A father in Pennsylvania who told his son and the teen’s friends to lie to police and clean their guns after a robbery turned deadly will spend up to 18 months in prison, prosecutors said.
Stephen Strickland, 51, of Perkasie, pleaded guilty on Monday to misdemeanor counts of hindering apprehension and tampering with evidence in connection with the 2016 shooting death of 19-year-old Iziah Ramon Lewis, the Intelligencer reports.
Strickland decided not to report the attempted robbery and shooting death to police after his son, Noah, 18, and three of his friends approached him and told him about the incident. The elder Strickland then instructed his son and the other teens to wash their hands and later lie to investigators. He also helped the teens clean their guns, the newspaper reports.
A judge sentenced Strickland following his guilty plea to serve between six and 18 months in prison. He must also perform 200 hours of community service and serve a year of probation upon release.
Strickland’s son and three other teens — Christopher Pavack, 18; Carson Kimnach, 19, and Harrison Moss, 18 — met Lewis in October 2016 at a park in Perkasie under the guise of buying marijuana. Moss then fatally shot Lewis, a former Pennridge High School football player, according to the Philadelphia Inquirer.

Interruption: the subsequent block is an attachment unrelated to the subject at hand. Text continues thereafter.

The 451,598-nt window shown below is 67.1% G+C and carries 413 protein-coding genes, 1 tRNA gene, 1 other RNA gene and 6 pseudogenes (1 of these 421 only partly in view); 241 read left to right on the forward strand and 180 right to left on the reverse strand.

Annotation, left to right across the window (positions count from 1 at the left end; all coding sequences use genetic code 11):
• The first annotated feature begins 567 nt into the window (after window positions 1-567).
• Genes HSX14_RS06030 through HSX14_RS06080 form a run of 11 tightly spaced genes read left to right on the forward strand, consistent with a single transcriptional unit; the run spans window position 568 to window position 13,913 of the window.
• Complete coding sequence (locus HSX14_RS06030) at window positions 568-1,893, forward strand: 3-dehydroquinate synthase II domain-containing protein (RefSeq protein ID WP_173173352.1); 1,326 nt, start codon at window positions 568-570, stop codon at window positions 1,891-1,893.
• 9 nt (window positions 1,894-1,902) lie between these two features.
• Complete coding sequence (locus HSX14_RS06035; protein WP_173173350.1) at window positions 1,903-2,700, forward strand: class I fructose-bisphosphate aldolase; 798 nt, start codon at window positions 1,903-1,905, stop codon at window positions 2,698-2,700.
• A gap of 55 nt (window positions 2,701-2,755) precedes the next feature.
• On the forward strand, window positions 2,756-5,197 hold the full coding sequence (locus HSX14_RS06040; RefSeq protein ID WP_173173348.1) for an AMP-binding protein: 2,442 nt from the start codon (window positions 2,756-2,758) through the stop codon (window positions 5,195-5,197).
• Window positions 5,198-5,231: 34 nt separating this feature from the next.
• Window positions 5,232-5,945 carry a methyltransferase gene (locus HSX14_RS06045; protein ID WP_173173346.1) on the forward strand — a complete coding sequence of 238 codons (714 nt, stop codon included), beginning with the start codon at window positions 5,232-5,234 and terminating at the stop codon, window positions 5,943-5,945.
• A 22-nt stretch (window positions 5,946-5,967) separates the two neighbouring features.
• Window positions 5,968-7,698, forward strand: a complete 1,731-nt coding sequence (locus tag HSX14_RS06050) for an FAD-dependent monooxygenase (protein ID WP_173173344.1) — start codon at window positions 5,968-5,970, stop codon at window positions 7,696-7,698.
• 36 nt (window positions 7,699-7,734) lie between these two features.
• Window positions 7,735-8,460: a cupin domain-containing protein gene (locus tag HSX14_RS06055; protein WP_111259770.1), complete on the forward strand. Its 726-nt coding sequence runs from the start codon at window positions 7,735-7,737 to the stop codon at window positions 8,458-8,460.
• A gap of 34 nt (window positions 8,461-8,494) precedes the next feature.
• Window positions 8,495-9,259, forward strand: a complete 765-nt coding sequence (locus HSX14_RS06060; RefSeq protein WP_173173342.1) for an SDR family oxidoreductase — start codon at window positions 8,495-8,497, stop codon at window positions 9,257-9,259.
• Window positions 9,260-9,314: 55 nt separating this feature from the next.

Pavack testified in 2016 that he heard someone yell that Lewis had a gun during the planned drug transaction, which was arranged by the foursome to steal marijuana from two drug dealers to then resell it, the Bucks County Courier Times reported.
But both planned meetings fell apart, prompting the second dealer to put the four teens in touch with Lewis. Pavack also testified that Moss fired one shot at Lewis as he approached the teens and a second as he began to run away.
Bucks County Assistant District Attorney Daniel Sweeney said authorities did not find Lewis in possession of a gun, according to the Courier Times.
Moss pleaded guilty last year to involuntary manslaughter and received a sentence of six to 12 years in state prison. Pavack, Kimnach and Strickland, meanwhile, were prosecuted in juvenile court and will be held in custody until they turn 21, the Inquirer reports.